Review ~ The Company Words KeepA book on the theory and practice of the lexical approach whose clear style and number of activities should make it useful for all teachers.
In The Company Words Keep the authors, Paul Davis and Hanna Kryszewska, put forward a strong case for adopting a more lexical approach to language acquisition. The title is divided into three main parts: part A outlines the theory behind the book, B sets out a number of exercises to be used in the classroom and the third encourages the instructor to reflect on his/her lessons and his/her learners. It also has suggestions of how to continue professional development in this area. To get the most out of this title in a language college setting, it would benefit from a workshop session led by someone who has read and cherry-picked activities relevant to the learners and equipment available. I found this book encouraged me to be more conscious of the elements of lexical approach that I was already incorporating in my teaching. Some of the exercises will probably be familiar to more experienced teachers (depending on the teaching methodology and coursebooks used) but there are so many activities that there’s bound to be something new.
With books like this, I’m inclined to go straight to the exercises to see how the material could be used in practice rather than wading through pages of theory. However, I really enjoyed reading the section on theory (Part A). Davis and Kryszewska argue that too much emphasis is placed on learning grammatical structures, especially in coursebooks where lexis thrown in as an afterthought and grammar is the main attraction. They claim that this should be reversed and present concise and straightforward arguments to support a more lexical approach with a strong emphasis on the necessity of contextualising lexis. The clarity in writing makes the theory behind this accessible to those who may be less familiar with the lexical approach but without being patronising or overly simplistic. There is a glossary of terms in part A defining expressions such “chunking”, “colligation” and “enallage”. This part of the book contains enough interesting pieces of information to engage most readers and uses margin notes to direct the reader to other parts of the book for further details.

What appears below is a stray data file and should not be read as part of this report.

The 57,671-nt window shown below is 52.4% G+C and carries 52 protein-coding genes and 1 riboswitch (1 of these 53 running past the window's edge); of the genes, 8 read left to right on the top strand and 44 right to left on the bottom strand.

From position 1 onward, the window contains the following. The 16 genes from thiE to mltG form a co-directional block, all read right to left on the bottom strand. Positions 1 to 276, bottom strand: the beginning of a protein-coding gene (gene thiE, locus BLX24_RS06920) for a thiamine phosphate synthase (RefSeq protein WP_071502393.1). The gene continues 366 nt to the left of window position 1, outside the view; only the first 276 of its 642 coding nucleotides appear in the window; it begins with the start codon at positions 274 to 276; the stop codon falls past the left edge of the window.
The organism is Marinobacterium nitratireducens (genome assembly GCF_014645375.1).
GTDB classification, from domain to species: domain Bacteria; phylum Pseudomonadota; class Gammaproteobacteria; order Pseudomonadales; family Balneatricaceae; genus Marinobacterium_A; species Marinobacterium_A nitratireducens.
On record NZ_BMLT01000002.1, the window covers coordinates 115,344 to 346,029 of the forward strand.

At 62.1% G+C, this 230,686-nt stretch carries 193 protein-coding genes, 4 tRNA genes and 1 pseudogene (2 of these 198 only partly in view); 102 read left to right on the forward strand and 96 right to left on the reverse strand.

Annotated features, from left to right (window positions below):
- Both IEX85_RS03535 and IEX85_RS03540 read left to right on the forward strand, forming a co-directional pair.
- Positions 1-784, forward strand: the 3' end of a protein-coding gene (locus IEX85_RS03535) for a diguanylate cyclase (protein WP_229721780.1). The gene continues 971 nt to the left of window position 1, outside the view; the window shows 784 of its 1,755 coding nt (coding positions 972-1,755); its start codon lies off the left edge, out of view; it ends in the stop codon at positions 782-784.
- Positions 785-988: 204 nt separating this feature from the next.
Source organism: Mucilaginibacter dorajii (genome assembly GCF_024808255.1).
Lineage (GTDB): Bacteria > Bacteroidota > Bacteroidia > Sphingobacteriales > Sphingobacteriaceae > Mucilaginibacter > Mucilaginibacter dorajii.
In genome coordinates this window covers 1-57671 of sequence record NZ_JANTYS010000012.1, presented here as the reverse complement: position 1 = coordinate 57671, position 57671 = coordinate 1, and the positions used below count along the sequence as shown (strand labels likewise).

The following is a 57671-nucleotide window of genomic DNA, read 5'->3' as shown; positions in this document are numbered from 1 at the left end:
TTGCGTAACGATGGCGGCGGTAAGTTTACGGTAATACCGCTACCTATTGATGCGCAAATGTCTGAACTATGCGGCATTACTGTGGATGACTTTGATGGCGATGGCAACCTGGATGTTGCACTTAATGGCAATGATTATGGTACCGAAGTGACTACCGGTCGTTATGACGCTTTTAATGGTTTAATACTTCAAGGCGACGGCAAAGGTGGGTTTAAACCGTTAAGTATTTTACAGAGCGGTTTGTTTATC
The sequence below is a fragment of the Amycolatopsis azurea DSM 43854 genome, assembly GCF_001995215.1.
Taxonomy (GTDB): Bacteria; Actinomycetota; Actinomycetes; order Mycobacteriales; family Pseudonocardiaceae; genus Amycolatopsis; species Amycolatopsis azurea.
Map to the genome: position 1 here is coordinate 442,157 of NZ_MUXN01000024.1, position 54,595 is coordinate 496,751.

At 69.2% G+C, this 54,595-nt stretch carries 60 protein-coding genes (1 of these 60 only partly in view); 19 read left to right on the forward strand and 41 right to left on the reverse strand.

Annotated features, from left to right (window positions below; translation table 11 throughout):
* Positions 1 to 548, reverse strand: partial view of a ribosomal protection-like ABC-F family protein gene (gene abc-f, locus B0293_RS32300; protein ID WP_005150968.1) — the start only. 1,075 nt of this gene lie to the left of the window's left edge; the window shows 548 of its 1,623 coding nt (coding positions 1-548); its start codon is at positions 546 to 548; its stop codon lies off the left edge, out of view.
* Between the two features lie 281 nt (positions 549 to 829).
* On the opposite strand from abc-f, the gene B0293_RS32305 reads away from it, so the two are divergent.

Part B, the section full of classroom activities, is what interested me most. This is divided into five separate chapters; introducing learners to the idea of chunking, adding chunking to an existing coursebook, consolidating and practising chunking, applying this to authentic texts, and finally using the internet to develop the skills learnt. Overall, the activities listed are useful but I have a few complaints. Firstly, at around 70 pages and one to two activities per page, I feel there were almost too many activities and some of them seemed a bit repetitive, doing the same activity but using a song rather than a movie, for example. Secondly, the way the book indicates appropriate levels or timings is a bit unwieldy. It uses a system of grey and black dots at the start of each activity but the code for these dots are on the first page of Part B, so there was a lot of flipping back and forth. However, this wasn’t exactly a huge problem and I imagine most instructors will be able to figure out approximate levels and timings without any help.